Thus when Roosevelt became president he was beset by many problems that he saw as needing fixing. Roosevelt saw the threat that a new militant and radical France posed. French interests in Africa had spread out into the Caribbean. Japan was also a growing threat in the Pacific. In fact, Roosevelt saw Japan’s modernization and industrialization as a world historical moment. Japanese wars with China proved Japan was now a rising power and threatened the unofficial Open Door policy in China. Free silver policies benefited the farmers but had wreaked havoc on urban cities and banks—the fiat paper money policies of Bryan had caused an extensive and discriminatory amount of inflation that hit the cities and middle-classes hardest. The hamstringing of Bryan by pro-business Democrats and Republicans had led to the unofficial realignment of politics and the renewed ascendency of the businesses-classes between 1899-1905. These vultures had complete control of the economic life of the nation. While no populist like Bryan, Roosevelt’s governorship in New York showed a modest concern against the dangers of monopolistic practices. Roosevelt had much to do when he ascended to the Oval Office.

Ssog7nv.jpg

A Judge cartoon satirizing the Open Door Policy between imperial powers against China. Japan was quickly becoming a major power in Asia that worried Pacific internationalists, Roosevelt among them.

Knowing he had “won” only because McKinley had won, the first years of the Roosevelt Presidency was largely McKinleyist in orientation. Roosevelt, like most Republicans, was a strong Gold man. This was, in most respects, his sharpest break with Bryan. In fact, he had given many speeches in the 1904 election on behalf of the Gold Standard. One of his actions as President was to sign into law the 1905 Gold Authorization Act which aimed at phasing out 75% of the silver coinage of the Bryan Administration as an effort to curb inflation and bring down cost of living prices which were predominately harsh toward urban tenants.

In the 1906 elections, Republicans were awarded with a slightly larger majority than they had won in 1904. However, by 1907 Roosevelt came into his own. He saw himself as the strong arm of the explosive and dynamic middle-class professions, small business owners, and social professionals. This was the true heart of the progressive movement.

Toward a Modern Politics

Roosevelt personally wrote that was “conservative on most matters.” As he himself said, “The true friend of property, the true conservative, is he who insists that property shall be the servant and not the master of the commonwealth.” Roosevelt was a steadfast defender of property rights, something that would never make him an ally of socialism. Nonetheless, the best way to look at Roosevelt’s propertarianism was that he wanted property ownership in more hands than concentrated in a few hands. In this respect he was akin to a distributist. Trust busting, in the Rooseveltian mind, was a way of advancing middle-class property interests.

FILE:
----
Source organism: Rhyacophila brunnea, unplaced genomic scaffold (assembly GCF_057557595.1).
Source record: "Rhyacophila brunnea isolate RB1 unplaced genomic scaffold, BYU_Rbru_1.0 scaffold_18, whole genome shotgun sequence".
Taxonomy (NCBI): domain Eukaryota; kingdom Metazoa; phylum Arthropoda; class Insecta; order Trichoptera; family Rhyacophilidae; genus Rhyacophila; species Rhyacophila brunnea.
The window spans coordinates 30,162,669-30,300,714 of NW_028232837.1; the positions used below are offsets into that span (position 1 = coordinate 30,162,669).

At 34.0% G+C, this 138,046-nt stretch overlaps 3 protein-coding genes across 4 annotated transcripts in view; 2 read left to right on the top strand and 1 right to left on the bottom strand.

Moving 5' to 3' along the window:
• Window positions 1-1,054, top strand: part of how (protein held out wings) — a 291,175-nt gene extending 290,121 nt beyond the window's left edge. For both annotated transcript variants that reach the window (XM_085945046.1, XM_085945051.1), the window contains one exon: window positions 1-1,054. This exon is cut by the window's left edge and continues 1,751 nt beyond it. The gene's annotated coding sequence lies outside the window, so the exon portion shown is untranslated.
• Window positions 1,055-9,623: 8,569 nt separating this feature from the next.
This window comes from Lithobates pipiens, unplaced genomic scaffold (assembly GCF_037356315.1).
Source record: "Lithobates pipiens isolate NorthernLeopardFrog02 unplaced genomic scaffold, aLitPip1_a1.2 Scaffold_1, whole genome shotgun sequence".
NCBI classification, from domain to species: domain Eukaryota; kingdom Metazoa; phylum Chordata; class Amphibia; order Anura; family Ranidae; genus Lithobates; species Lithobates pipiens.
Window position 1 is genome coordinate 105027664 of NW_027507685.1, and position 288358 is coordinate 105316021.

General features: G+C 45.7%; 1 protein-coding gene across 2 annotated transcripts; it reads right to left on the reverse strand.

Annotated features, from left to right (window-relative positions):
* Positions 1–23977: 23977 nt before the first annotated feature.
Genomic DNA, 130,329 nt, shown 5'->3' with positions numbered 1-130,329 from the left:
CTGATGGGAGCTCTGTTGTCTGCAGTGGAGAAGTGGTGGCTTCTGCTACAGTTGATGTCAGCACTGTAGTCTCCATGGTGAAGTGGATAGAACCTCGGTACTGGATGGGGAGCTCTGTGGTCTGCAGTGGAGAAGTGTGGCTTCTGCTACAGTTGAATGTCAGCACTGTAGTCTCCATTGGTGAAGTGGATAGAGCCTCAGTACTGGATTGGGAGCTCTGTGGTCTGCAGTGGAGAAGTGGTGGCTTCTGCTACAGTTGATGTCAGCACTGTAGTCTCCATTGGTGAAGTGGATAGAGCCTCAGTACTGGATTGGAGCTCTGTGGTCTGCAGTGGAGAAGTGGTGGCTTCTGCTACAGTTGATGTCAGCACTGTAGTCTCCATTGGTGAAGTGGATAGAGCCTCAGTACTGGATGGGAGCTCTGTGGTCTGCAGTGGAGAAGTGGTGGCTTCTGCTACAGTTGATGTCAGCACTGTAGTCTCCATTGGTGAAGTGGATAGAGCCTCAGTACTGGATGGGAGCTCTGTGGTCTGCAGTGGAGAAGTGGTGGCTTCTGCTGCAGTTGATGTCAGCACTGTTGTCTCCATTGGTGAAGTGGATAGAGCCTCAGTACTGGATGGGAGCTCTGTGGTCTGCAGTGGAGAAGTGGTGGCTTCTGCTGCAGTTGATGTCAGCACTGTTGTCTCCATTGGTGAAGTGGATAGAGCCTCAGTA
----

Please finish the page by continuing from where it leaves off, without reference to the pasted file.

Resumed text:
To this end he aligned himself, somewhat, with the populist cause against the railroads. It was not the case that Roosevelt was anti-railroad, he was pro-railroad. But he wanted fairer railroad practices that didn’t destroy the already dwindling property rights of farmers whom he had a sympathy with as a self-imaged “man of the prairies.” The Hepburn Act, passed in 1907,[3] gave reinforcement to the Interstate Commerce Act passed during the Bryan Administration. The Act achieved two important things. First, it banned railroad rebates which was the corrupt method of business favoritism where railroad magnates used as a form of price discrimination. Second, it set a standardized price for railroad transit and passage. Admittedly, this was not evenly distributed over all sections of the country, but it largely aided farmers and agrarian producers to have fairer prices for the transportation of their goods to market with minimal backdoor profits to the railroads.

Soon after, Roosevelt signed into law the Pure Food and Drug Act. This legislation established a federal bureau for meat and food inspections to make sure American produce was healthy and not tainted when sent and sold to market. Roosevelt’s aim, in overseeing the Pure Food and Drug Act, was partly motivated by his own philosophy of physiognomy. Roosevelt believed that healthier eating habits would produce a healthier, more manly, and physically robust population. It was, to some degree, a form of soft social engineering that was guided by the emergent philosophy of eugenics which Roosevelt was an adamant believer in.